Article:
What were the rivalries like back then?
When I was with the Bears, the big rivalries were with the (Baltimore) Colts and (Green Bay) Packers. When I moved on to the Giants, the big rivalry was with the Browns. That was the game. You could see the whole mind-set change when the Browns came up on the schedule. And when I got to Cleveland, the big rivals were always the Giants and Dallas Cowboys. We had a lot of fun playing against the Cowboys.
How about Pittsburgh?
Pittsburgh was fun. But we didn't play Pittsburgh with the (same) mind-set, at least in my opinion. We were always more concerned with Dallas than Pittsburgh. At that time, Dallas had progressed more than Pittsburgh. The Steelers didn't get rolling until I was out of the league. And most the time, we handled the Steelers pretty well.
What are your remembrances of Cleveland?
I was very happy playing there. I grew up in Indiana (Elkhart) and my team, as a kid, was the Cleveland Browns. My idols were Lenny Ford and Marion Motley. I used to come up (to Cleveland) on a train. My buddies and I would stand outside the gate and we walked in for a buck if we got a ticket. Then we would take the train back home. We would do that at least twice a year.
So when you came to play for the Browns, what were your thoughts?
I was very happy to play for my boyhood idol team. I knew most of the guys. It was a lot of fun.
You had the chance to play a year (1965) with Jim Brown. What was that like?
It was a delight playing with him because it sure was no fun playing against him. He was what you call a gentle giant. He was tough, man. Nobody wanted to tackle him . . . period. Anybody said they wanted to tackle him, they were sort of exaggerating a little bit. That whole crew was tough.
That 1965 team played the championship game against Green Bay. You guys were favored to win that game. What happened?
All I can remember going back that far is that we lost that game (laughing).
You played for some good coaches. Who's the best you played for?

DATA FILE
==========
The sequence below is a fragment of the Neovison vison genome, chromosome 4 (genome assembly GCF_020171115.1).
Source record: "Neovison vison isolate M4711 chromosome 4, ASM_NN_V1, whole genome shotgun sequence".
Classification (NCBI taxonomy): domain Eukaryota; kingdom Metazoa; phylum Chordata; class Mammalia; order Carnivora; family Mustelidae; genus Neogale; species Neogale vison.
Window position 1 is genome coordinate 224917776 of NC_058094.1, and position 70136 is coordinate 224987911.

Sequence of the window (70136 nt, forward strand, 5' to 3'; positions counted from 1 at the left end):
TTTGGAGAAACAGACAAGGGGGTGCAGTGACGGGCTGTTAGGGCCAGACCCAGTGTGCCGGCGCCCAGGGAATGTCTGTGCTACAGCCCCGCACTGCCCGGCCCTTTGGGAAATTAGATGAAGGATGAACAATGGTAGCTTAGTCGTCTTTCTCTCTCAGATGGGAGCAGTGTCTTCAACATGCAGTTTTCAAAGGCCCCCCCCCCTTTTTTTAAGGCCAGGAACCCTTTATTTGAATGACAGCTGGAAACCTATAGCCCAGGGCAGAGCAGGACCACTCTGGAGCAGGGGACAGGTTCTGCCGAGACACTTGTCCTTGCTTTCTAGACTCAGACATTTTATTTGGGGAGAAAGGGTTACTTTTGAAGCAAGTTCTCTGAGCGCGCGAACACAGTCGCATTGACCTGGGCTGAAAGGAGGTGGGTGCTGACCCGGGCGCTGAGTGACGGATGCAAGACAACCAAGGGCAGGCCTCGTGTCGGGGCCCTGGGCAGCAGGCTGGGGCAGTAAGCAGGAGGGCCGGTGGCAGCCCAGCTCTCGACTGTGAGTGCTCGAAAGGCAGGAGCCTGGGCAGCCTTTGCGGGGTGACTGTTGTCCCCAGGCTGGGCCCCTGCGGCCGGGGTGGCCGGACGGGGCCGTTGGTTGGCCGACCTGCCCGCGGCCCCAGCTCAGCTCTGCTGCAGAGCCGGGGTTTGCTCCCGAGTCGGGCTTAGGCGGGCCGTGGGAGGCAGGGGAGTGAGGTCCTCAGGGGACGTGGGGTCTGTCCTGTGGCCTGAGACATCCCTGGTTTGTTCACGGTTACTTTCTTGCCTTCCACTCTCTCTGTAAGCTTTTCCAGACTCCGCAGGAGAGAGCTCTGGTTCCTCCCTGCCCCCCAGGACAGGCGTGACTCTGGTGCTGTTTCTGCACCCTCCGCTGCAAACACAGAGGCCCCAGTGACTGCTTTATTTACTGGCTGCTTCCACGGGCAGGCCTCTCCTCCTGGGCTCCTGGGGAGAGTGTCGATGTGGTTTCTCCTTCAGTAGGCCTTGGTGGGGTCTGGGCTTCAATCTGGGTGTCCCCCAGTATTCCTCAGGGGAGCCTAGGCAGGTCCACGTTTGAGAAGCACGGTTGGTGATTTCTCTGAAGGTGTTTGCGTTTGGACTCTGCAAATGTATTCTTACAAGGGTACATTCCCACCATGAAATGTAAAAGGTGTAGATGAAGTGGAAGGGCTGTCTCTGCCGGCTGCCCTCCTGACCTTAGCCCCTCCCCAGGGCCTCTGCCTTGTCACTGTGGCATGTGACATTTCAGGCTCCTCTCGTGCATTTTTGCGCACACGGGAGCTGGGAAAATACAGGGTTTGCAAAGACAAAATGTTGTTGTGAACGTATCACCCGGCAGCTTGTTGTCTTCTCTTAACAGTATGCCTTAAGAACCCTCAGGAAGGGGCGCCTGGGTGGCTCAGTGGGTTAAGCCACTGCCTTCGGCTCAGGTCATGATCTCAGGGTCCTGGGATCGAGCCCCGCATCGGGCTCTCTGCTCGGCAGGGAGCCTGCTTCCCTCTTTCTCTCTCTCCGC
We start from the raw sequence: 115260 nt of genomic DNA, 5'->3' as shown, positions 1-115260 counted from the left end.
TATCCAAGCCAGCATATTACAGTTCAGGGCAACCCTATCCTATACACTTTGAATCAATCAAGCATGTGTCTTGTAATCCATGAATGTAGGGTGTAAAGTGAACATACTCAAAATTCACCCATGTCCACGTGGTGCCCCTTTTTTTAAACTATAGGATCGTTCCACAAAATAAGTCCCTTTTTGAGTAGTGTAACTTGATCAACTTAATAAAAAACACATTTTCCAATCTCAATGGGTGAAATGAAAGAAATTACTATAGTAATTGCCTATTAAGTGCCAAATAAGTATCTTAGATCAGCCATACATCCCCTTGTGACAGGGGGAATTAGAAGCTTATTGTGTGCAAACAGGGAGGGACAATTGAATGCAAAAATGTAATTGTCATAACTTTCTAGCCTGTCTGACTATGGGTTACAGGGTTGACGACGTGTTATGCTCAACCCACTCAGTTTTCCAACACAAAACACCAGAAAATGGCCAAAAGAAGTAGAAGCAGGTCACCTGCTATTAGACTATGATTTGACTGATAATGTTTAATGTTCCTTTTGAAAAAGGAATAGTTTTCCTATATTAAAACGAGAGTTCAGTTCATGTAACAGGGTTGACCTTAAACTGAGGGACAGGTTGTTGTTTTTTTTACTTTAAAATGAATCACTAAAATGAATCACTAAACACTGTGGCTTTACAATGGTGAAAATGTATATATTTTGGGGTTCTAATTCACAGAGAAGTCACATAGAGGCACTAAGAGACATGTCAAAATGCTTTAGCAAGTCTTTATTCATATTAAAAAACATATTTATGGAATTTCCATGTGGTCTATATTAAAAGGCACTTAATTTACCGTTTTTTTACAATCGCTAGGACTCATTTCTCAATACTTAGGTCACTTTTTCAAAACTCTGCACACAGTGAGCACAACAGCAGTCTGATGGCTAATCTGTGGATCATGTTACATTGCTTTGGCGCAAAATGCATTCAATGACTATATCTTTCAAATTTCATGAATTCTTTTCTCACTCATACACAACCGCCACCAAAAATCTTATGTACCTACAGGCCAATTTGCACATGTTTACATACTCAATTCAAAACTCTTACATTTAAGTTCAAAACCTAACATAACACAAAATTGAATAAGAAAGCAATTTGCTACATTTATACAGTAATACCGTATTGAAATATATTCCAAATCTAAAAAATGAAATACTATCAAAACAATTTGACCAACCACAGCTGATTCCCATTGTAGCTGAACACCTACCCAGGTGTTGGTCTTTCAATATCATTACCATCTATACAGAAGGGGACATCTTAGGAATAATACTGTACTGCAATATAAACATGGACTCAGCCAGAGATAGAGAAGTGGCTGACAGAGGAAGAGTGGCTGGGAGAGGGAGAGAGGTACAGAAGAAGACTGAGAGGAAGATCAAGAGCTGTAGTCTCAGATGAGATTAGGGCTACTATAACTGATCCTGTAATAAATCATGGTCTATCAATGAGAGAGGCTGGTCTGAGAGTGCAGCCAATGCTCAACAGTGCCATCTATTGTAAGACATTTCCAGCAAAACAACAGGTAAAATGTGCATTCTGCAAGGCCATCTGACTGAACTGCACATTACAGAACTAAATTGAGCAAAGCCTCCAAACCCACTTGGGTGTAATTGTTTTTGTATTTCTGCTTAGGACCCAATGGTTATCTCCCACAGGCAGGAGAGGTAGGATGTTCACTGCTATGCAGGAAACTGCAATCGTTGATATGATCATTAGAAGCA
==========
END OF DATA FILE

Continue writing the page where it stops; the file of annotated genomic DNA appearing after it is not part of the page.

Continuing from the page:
I always enjoyed all the coaches I played for. The easiest coach to play for was George Halas.
There was no pressure playing for George because he was the coach and he owned the team.
How much NFL football do you watch today?
Not as much as I thought I would. I watch more college football than I watch pro football.
I don't know. I seem to get hooked up to the college game. It's easier for me to watch. With the pros, I get a little more into the game. I see guys making mistakes that . . . I say, "Aw, man, c'mon. This is professional football. Why did you let the guy catch that ball?" I end up talking to myself for the stuff I didn't do when I was playing. With college kids, you understand that because they're young boys and learning.
Compare the way they play the game in the NFL today with the way they played it when you broke into the league.
The rules have changed a lot. I'll speak to my position. It's a little tougher playing the corner (today) because once you go down the field a couple of yards, you can't touch the receiver. So you have that disadvantage. And guys are coming downfield and running across the field wide open untouched. Years ago, you couldn't have done that because somebody was going to tag you before you got halfway across the field. The rules really have changed a lot. It's nice to play linebacker (now) because they cut out the crack back block. They used to line up those receivers in the slot and crack back on the linebacker. That's why most of your linebackers had bad knees.
It doesn't seem to be as rough a game today as when you played.
It's an offensive game (today), more or less. The games are set for the offense. They want to score points. They're maybe one or two rules changes away from playing two-hand touch.
If you were in your prime and playing today, could you play today's game with the kind of mind-set you had when you first came into the NFL?
I think so. I could adjust to it. My style of play was basically like the rules are set today. I didn't want receivers too close to me. I figured if a receiver got too close to me, he's too close for comfort. That means he could run right past me. I would try to stay at a distance where I could aggressively move on the ball and get there about the same time the ball got there. The guys are doing the same thing today. You notice they're starting to draft bigger defensive backs and they backing off the (receivers), letting them come down the field 10-15 yards and then getting more aggressive with them. I don't care what happens over the years. It still looks like to me the name of the game is the teams that can block and tackle the best are going to win most of the games.
One last question. You were a six-time Pro Bowl player in your 13-plus years in the NFL. Any thoughts about the Hall of Fame and Erich Barnes?
You should see the letters and e-mails I get wondering why I'm not in. Especially every time they see another defensive back get in, people just go nuts and I get maybe 200 or 300 a year. It doesn't bother me personally. I know that I went out every week and did my best. I never considered myself in a position that I wasn't as good as the next guy. I knew for sure, and I still know, I was as good as anybody who ever played the position and I'm satisfied with that. I don't think there's anybody in the Hall of Fame who was better than I was. I was as good as anybody in there. And I admire all the guys in there. Herb Adderley and all of my buddies, they belong there. The fact I'm not in there, that doesn't bother me that much.